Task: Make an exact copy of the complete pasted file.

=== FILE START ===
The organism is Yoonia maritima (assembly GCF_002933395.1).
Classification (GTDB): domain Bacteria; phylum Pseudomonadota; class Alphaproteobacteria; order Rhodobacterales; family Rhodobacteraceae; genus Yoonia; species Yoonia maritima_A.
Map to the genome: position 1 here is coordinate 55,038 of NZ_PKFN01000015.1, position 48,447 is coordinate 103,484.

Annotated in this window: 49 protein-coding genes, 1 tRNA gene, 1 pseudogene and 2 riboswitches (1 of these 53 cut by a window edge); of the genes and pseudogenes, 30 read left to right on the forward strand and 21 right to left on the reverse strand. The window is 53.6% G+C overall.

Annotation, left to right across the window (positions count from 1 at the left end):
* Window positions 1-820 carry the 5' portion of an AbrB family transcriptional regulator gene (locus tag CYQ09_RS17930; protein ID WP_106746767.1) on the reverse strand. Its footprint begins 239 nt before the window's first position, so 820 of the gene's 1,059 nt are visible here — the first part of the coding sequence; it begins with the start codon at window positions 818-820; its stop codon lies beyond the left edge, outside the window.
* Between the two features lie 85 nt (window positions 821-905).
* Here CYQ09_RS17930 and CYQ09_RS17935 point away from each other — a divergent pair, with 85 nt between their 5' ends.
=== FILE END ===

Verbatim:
The organism is Yoonia maritima (assembly GCF_002933395.1).
Classification (GTDB): domain Bacteria; phylum Pseudomonadota; class Alphaproteobacteria; order Rhodobacterales; family Rhodobacteraceae; genus Yoonia; species Yoonia maritima_A.
Map to the genome: position 1 here is coordinate 55,038 of NZ_PKFN01000015.1, position 48,447 is coordinate 103,484.

Annotated in this window: 49 protein-coding genes, 1 tRNA gene, 1 pseudogene and 2 riboswitches (1 of these 53 cut by a window edge); of the genes and pseudogenes, 30 read left to right on the forward strand and 21 right to left on the reverse strand. The window is 53.6% G+C overall.

Annotation, left to right across the window (positions count from 1 at the left end):
* Window positions 1-820 carry the 5' portion of an AbrB family transcriptional regulator gene (locus tag CYQ09_RS17930; protein ID WP_106746767.1) on the reverse strand. Its footprint begins 239 nt before the window's first position, so 820 of the gene's 1,059 nt are visible here — the first part of the coding sequence; it begins with the start codon at window positions 818-820; its stop codon lies beyond the left edge, outside the window.
* Between the two features lie 85 nt (window positions 821-905).
* Here CYQ09_RS17930 and CYQ09_RS17935 point away from each other — a divergent pair, with 85 nt between their 5' ends.